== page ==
A witness at the Khmer Rouge tribunal told the Trial Chamber on Wednesday that there was no plan to “smash” ethnic Vietnamese living within the borders of Democratic Kampuchea—contradicting testimony he provided the day before.
Under questioning, Meas Voeun—who said on Tuesday that he served as deputy commander of the Division 1 military unit in Koh Kong province from early 1976 until August 1978—told the court that “Yuon,” a sometimes derogatory term for Vietnamese, found within Cambodia and its territorial waters were merely arrested.
“The important thing was that Yuon were not allowed to live in Kampuchea. However, there was no plan to ‘smash’ them. They had to be gathered up and sent to the upper echelon. That’s what happened from 1975 to 1979,” Mr. Voeun said.
“For my part, when those Yuon people were captured, I would send them to the upper level,” he said, adding that he had received orders directly from the division commander.
Former Khmer Rouge head of state Khieu Samphan and “Brother Number Two” Nuon Chea are currently on trial for charges including genocide against ethnic Vietnamese.
On Tuesday, Mr. Voeun told the chamber that while ethnic Vietnamese in Cambodia were “peacefully sent back to their country by the government” from 1970 to 1975, the situation changed when the Khmer Rouge assumed power.
“We were instructed that the Vietnamese need to be smashed as they did not return to their country,” he said.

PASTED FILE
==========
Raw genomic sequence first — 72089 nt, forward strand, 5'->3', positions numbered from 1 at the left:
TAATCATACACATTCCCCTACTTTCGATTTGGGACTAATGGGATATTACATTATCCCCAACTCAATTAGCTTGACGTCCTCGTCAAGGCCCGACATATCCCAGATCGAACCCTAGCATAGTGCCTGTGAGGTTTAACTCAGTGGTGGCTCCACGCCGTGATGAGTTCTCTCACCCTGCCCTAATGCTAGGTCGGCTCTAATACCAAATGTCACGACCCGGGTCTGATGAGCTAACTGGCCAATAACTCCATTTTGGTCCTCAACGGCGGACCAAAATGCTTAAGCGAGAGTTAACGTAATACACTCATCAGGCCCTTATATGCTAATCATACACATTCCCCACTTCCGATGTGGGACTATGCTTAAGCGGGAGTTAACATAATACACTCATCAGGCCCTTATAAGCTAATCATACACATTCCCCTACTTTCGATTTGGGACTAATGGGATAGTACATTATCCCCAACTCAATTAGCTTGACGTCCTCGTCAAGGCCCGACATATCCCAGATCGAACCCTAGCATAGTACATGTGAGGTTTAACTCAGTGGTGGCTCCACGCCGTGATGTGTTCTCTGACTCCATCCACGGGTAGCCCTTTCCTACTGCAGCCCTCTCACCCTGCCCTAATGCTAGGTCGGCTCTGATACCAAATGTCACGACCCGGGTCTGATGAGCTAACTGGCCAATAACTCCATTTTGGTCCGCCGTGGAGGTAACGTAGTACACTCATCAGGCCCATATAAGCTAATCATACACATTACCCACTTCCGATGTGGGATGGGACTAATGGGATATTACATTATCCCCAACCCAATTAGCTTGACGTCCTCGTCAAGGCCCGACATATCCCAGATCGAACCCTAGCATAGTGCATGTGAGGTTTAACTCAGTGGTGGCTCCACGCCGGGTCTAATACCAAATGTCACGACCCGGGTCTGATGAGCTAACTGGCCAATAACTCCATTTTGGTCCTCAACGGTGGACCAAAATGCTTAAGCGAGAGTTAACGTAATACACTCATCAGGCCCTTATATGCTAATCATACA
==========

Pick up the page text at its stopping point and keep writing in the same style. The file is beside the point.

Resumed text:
The afternoon session at the tribunal on Wednesday descended into confusion when a witness failed to remember numerous details from a 2005 interview conducted by the Documentation Center of Cambodia, leading Nuon Chea’s defense lawyer, Victor Koppe, to question whether 56-year-old En Young had in fact provided the statements attributed to her by the prosecution.
While the prosecution clarified that it believed Ms. Young was the wife of the interview’s main subject —Chan Kea—and had also participated in the interview, it eventually ceased questioning after Ms. Young said she could not recall any details about the presence of ethnic Vietnamese during the Democratic Kampuchea period.
“It was my husband who was interviewed, so this is wrong to conclude that I was the one who was interviewed. In fact, my husband wants to come to the court, but I do not know why I was the one who was summoned,” Ms. Young said.
(Additional reporting by Peter Ford)